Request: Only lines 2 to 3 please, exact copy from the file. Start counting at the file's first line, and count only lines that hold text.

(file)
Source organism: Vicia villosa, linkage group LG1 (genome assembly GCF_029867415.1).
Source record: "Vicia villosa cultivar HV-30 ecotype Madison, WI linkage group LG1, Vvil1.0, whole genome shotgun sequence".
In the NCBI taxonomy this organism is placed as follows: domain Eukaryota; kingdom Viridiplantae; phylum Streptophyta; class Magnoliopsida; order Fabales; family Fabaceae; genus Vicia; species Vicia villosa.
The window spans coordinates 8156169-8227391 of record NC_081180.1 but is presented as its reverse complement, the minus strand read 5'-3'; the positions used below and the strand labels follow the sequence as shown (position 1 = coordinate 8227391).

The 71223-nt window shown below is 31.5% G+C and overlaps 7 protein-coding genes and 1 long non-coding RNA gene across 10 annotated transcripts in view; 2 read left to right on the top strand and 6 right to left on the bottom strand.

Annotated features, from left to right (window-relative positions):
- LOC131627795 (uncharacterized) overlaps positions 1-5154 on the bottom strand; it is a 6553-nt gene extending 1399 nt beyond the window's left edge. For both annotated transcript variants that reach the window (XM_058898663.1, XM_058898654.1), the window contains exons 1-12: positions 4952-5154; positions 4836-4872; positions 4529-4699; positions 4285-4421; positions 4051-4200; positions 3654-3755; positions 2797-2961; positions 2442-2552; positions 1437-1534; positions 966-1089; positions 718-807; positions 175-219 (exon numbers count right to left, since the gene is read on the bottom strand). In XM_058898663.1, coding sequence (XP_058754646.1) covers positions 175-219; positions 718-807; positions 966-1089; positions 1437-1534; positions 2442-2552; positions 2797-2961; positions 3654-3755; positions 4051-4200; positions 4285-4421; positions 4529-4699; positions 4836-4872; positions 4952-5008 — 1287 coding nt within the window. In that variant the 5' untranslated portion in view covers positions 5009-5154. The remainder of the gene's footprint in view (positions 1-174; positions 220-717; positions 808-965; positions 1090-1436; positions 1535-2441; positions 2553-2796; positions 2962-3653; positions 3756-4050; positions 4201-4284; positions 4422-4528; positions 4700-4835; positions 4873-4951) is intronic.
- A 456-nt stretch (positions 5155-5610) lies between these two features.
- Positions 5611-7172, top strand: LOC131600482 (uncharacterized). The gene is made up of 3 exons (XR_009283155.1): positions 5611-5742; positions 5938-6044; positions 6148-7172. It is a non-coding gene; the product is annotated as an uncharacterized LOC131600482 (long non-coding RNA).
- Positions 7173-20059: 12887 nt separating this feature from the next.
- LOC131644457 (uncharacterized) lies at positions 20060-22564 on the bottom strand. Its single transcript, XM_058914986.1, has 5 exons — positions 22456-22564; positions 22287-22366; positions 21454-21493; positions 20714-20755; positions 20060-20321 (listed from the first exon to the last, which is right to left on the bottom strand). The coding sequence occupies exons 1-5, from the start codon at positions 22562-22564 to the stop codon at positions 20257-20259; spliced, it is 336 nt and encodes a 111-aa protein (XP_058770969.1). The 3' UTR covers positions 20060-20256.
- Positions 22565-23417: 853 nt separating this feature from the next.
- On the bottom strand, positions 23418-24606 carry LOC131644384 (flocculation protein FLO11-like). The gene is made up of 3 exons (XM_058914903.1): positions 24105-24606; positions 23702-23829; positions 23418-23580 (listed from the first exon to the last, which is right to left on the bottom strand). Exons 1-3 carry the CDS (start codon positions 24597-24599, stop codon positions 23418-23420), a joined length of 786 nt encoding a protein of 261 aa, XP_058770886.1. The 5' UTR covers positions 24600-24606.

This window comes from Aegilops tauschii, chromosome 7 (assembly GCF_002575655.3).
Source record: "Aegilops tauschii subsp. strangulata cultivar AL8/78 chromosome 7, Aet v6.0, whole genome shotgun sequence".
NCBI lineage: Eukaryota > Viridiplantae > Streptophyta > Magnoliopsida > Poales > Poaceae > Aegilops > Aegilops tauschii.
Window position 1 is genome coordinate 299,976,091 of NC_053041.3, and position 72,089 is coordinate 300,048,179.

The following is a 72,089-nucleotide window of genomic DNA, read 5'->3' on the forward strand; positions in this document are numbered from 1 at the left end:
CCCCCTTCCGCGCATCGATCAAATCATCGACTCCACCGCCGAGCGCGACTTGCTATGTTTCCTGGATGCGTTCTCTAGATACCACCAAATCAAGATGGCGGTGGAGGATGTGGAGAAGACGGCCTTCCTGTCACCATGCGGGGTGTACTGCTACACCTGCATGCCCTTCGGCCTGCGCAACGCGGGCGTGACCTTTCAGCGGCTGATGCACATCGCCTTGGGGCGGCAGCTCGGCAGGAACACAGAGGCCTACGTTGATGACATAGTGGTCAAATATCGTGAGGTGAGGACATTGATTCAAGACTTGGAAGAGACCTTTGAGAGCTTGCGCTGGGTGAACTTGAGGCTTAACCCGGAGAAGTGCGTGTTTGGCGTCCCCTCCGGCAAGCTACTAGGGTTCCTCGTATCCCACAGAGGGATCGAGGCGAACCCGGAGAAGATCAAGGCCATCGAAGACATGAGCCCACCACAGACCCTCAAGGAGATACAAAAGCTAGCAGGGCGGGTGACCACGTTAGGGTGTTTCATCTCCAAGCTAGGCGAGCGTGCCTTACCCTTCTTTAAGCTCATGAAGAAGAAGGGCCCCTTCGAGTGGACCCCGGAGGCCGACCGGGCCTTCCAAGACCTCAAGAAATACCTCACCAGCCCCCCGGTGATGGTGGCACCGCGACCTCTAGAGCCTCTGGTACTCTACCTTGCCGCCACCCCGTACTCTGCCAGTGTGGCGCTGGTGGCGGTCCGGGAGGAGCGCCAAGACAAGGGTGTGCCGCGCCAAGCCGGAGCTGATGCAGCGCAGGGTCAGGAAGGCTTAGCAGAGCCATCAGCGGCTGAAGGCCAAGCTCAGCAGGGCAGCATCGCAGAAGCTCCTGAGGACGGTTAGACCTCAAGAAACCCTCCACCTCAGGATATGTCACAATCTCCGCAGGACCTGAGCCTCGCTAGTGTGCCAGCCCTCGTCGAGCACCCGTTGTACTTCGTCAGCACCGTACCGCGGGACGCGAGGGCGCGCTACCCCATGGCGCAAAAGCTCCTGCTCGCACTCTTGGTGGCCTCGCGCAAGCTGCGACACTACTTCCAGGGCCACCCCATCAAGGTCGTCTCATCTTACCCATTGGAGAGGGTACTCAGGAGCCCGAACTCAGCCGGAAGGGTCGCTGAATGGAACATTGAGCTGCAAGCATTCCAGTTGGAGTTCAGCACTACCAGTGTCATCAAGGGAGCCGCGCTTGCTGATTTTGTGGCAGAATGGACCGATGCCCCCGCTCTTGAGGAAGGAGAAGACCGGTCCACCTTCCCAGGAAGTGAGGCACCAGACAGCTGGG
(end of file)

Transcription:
Source record: "Vicia villosa cultivar HV-30 ecotype Madison, WI linkage group LG1, Vvil1.0, whole genome shotgun sequence".
In the NCBI taxonomy this organism is placed as follows: domain Eukaryota; kingdom Viridiplantae; phylum Streptophyta; class Magnoliopsida; order Fabales; family Fabaceae; genus Vicia; species Vicia villosa.